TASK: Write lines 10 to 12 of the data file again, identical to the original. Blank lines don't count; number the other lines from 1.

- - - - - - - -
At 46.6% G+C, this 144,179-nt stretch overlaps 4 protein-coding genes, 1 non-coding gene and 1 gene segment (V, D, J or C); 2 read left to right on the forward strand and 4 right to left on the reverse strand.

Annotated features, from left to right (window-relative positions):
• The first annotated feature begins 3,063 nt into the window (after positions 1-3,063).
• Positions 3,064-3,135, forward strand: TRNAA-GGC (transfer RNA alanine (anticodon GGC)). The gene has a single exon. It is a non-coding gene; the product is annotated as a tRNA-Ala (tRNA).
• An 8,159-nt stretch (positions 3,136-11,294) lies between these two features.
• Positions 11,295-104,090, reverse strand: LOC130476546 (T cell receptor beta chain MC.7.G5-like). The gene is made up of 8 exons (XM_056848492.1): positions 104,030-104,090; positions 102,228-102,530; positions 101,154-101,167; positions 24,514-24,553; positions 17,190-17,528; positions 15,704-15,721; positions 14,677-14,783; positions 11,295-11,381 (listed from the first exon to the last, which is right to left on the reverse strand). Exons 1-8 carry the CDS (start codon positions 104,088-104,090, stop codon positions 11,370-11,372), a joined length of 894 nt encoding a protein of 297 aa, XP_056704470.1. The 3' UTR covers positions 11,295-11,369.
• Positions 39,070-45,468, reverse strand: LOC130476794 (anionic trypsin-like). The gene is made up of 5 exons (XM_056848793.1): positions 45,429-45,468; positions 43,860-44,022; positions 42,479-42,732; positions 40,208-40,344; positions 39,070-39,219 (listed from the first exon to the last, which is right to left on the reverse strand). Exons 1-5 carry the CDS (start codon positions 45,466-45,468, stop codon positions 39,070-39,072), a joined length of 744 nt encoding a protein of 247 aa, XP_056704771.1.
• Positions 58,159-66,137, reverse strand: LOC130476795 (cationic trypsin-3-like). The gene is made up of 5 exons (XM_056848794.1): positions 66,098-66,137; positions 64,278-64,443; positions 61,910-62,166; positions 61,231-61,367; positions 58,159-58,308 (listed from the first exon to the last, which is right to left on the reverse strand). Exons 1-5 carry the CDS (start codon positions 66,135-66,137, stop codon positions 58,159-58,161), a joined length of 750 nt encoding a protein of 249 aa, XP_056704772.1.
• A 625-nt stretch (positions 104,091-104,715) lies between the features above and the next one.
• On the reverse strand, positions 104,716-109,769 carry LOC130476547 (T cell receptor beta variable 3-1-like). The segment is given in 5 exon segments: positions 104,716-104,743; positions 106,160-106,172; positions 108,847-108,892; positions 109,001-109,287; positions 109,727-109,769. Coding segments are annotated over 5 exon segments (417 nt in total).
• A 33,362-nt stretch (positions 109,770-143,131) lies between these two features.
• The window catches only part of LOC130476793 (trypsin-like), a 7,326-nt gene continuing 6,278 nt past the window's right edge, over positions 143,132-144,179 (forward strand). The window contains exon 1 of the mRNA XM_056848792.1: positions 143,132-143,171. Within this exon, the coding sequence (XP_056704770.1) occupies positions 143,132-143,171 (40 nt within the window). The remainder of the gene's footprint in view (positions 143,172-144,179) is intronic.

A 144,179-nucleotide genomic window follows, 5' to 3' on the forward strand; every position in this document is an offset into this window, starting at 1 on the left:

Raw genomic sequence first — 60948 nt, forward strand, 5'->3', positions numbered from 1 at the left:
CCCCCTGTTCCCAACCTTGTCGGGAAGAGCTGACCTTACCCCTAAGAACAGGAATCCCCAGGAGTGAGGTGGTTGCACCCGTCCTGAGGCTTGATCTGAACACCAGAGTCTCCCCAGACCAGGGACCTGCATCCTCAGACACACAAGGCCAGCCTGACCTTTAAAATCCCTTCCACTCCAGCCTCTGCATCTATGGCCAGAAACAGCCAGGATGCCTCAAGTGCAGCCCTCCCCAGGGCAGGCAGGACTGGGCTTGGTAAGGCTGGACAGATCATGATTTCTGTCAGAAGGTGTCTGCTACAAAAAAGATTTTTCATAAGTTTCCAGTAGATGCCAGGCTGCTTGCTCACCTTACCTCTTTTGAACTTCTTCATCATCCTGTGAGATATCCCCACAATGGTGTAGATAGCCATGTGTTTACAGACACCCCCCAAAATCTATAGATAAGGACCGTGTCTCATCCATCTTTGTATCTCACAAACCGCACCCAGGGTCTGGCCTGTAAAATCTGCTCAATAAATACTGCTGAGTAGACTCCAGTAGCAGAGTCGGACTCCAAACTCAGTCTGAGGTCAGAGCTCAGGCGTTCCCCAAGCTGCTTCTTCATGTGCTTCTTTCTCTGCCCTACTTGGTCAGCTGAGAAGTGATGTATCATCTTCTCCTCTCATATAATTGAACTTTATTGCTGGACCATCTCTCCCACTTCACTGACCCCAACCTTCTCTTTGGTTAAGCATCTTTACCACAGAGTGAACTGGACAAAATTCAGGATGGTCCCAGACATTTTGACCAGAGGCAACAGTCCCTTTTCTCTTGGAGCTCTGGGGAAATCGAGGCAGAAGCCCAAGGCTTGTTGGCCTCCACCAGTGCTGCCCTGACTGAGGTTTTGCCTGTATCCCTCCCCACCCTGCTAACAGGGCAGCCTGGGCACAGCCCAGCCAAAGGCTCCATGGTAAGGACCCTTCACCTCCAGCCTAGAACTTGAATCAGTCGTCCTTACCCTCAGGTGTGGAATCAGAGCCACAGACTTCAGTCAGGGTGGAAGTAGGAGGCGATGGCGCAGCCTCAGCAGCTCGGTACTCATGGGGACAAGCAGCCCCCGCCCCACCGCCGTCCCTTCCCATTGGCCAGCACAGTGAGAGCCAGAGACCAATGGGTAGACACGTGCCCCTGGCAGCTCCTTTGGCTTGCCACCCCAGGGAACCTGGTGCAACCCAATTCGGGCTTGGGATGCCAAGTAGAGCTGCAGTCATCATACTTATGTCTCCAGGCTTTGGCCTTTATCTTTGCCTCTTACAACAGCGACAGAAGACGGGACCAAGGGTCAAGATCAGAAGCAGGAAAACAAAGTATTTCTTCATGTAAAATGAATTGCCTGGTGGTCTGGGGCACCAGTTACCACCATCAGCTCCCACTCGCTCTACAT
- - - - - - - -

• On the reverse strand, positions 104,716-109,769 carry LOC130476547 (T cell receptor beta variable 3-1-like). The segment is given in 5 exon segments: positions 104,716-104,743; positions 106,160-106,172; positions 108,847-108,892; positions 109,001-109,287; positions 109,727-109,769. Coding segments are annotated over 5 exon segments (417 nt in total).
• A 33,362-nt stretch (positions 109,770-143,131) lies between these two features.
• The window catches only part of LOC130476793 (trypsin-like), a 7,326-nt gene continuing 6,278 nt past the window's right edge, over positions 143,132-144,179 (forward strand). The window contains exon 1 of the mRNA XM_056848792.1: positions 143,132-143,171. Within this exon, the coding sequence (XP_056704770.1) occupies positions 143,132-143,171 (40 nt within the window). The remainder of the gene's footprint in view (positions 143,172-144,179) is intronic.